I promise that the title of this post isn’t pure gibberish: Ten Little Astronauts is being serialised by a company called The Pigeonhole. The story will be sent out as ten “staves” at a rate of one a day, meaning that if you subscribe before Thursday October 11th you should be able to read the whole thing along with everyone else who’s signed up: it’s a bit like a book club. And it’s free!
There is one catch, though: there are only a limited number of slots available and they’ve been going quickly. I’ll be following the serial myself to respond to readers, and I’m working on a Q&A sent by The Pigeonhole right now. That won’t be available anywhere else, so by all means grab a slot even if you’re due to get a copy of the book!
Setting up an account involves only an email and password, and once you’ve done that it’s not just my book that’s on there. You can also read titles by lesser-known authors such as Jodi Picoult and Jeffrey Archer (whoever they are). So that’s something.
If you’d like to support Ten Little Astronauts but haven’t already, this is your absolute last chance. The supporter list will close at midnight on September 17th, UK time. If you’ve never even heard of this book before, here’s a video – filmed on board a submarine – to tell you what it’s all about:
Everybody who supports a book at Unbound gets their name listed in the back to record their contribution. But with Ten Little Astronauts set to launch next month, the thing has to be typeset and printed which means – inevitably – they have to call time on adding new supporters.
If you’re reading this before the deadline, please do consider spreading the news however you can. Post it on Facebook. Send out a tweet. Print out this blog post, fold it into a dainty origami swan and foist it on somebody while shouting “HONK! HONK!” I promise I won’t judge you (though can’t speak for anyone else).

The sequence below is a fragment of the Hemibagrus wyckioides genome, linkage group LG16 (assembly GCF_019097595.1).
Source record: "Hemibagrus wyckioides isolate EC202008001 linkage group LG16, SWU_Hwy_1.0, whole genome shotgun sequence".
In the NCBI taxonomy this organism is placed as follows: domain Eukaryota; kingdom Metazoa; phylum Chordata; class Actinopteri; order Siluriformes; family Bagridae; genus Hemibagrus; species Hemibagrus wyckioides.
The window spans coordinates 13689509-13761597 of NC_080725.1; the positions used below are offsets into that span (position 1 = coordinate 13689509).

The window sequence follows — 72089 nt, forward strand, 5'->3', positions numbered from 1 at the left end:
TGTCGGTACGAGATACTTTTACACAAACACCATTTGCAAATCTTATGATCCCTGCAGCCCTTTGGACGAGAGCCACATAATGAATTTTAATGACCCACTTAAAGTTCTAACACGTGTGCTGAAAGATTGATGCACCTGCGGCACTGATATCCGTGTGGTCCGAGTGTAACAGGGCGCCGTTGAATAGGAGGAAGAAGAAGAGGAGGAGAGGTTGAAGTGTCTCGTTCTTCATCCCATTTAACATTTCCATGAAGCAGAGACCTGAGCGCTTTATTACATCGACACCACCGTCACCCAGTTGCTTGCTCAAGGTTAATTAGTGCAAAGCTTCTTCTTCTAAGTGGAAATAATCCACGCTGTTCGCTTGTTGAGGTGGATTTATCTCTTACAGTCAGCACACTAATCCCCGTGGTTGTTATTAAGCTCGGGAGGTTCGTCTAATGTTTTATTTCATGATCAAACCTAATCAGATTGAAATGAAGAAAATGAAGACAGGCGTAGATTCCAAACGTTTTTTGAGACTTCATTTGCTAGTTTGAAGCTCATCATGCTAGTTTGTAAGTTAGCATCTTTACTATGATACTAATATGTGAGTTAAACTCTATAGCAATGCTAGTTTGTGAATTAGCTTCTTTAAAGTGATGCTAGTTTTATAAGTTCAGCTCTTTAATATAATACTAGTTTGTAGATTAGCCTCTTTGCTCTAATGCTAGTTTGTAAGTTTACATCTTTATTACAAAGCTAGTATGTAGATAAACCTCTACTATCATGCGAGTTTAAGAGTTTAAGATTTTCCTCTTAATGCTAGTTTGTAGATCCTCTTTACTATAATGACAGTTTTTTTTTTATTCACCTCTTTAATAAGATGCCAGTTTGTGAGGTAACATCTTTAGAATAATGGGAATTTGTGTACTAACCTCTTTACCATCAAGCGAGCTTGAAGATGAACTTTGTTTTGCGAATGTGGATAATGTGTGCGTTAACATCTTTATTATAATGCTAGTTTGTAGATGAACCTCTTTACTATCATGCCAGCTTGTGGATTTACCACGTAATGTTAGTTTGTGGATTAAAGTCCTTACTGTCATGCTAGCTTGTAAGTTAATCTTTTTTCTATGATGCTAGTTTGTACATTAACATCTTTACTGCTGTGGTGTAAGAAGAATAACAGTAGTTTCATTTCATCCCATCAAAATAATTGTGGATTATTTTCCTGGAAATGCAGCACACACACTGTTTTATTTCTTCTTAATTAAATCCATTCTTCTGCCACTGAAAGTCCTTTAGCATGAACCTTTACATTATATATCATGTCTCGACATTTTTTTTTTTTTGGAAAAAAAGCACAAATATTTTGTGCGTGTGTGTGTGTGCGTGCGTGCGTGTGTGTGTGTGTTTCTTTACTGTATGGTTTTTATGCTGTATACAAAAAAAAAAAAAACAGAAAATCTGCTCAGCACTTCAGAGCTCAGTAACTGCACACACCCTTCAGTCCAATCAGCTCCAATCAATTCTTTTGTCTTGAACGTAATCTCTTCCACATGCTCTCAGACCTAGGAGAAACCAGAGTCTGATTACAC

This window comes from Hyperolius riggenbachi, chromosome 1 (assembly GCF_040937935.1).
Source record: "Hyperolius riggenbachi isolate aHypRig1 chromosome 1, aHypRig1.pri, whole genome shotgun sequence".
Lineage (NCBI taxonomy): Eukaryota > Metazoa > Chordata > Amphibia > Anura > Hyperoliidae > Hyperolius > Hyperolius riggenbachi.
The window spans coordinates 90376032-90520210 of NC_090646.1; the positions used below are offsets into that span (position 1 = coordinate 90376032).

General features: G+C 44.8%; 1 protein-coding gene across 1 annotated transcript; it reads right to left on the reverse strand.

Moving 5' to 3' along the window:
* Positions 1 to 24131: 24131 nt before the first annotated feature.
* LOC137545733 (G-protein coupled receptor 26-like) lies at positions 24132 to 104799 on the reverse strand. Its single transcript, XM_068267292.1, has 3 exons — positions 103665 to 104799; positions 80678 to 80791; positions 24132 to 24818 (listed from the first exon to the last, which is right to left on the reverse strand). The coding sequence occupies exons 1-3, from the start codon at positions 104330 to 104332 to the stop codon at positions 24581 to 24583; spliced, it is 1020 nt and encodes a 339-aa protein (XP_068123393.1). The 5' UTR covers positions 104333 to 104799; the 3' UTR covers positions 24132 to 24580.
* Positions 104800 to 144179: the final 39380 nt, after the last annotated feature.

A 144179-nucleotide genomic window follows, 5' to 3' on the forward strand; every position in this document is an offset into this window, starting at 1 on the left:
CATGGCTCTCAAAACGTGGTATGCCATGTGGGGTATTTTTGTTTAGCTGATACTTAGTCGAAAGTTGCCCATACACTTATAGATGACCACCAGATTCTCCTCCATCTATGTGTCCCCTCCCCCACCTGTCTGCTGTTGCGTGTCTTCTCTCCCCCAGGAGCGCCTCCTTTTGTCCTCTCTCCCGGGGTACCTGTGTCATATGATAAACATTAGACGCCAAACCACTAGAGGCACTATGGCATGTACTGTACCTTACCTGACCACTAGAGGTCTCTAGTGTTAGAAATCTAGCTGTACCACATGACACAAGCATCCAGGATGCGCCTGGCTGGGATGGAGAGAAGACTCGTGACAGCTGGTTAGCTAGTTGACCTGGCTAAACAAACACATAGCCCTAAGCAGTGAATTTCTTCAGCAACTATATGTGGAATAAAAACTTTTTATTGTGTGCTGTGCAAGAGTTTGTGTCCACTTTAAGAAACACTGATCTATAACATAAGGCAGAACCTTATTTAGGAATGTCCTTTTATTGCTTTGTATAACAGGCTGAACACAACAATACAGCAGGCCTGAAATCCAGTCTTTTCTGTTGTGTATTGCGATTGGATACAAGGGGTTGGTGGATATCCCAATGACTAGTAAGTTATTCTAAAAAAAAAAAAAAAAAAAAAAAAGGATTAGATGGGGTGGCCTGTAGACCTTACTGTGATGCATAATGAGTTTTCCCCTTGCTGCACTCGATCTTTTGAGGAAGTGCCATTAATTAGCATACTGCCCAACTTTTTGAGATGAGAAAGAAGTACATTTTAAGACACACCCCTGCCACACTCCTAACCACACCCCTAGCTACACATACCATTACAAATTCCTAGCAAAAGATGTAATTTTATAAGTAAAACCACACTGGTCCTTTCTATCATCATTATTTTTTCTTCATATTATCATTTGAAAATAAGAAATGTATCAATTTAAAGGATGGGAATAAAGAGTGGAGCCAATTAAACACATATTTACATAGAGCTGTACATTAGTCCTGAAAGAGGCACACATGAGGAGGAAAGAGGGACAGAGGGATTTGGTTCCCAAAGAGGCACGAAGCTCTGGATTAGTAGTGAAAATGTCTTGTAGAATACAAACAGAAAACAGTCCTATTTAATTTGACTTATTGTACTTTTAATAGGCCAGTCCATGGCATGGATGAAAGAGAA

Remember: if your name’s not on the list by midnight on the 17th, it won’t be in the book!
Flash Fiction Month 2018, Day 28
Challenge #13*: Write a story that involves an original fictional religion, a moral quandary, a language the protagonist can’t understand and a crisis of faith. The story must be either 555, 666, or 777 words in length.
“Thank you for coming, Father 73.”
The priest gave a dismissive wave of his nylon-gloved manipulator. “What sort of example would I set if I didn’t? ‘Render help to thy neighbour, except where such help would violate the first or second of my commandments.’ But also, I am curious to see what you have found.”
Surveyor 6359 lifted the tarpaulin from the object in the trench. Until it was understood and documented, the excavation could not continue and no more magtrack could be laid.
“A precursor relic,” she explained. “I think a container of some sort. We thought it best to send for someone to decipher the ancient script upon its surface before any attempt to move it.”
“This is wise.” Father 73 nodded. “The precursors set forth many trials and tests of faith: some of their devices will detonate rather than yield up their mysteries.” Continue reading
Flash Fiction Month 2018, Day 24
Challenge #11: Write a story that takes place within either a utopian or dystopian setting. It must make use of dramatic irony and a key scene must revolve around a musical instrument.
At 2:47am Michael Johnson died of a heroin overdose on the third floor of a multi-storey car park just outside Hull.
At 9:18am his body was discovered by an Ikea employee, who subsequently called an ambulance.
At 9:44am the death was reported and a unique identification number sent to a server at the Ministry of Justice.
At 9:45am the code was broadcast, detonating one specific half-gram charge of plastic explosive.
Julia Walker’s phone was broken. She got out of bed, pulled on her clothes and turned on the TV.
“…collapsed in Parliament shortly before 10am and was pronounced dead on the scene. When approached for comment—”
The time in the breaking news banner read ten fifteen. Julia switched over to some ancient sitcom and stuck two slices of bread in the toaster. Then she boiled the kettle. The noise drowned out the voices on TV, but it was one she’d seen before: Ross had left a sandwich in the fridge and somebody else ate it. The camera cut to progressively more distant scenes as he shouted about it, prompting a flock of birds to take flight on a street somewhere. The effect was only slightly hampered by the weird square aspect ratio and grainy image. Continue reading
Flash Fiction Month 2018, Day 5
Challenge #3: Write story including a conveniently interrupted document and an anti-villain. One of these tropes must be lampshaded.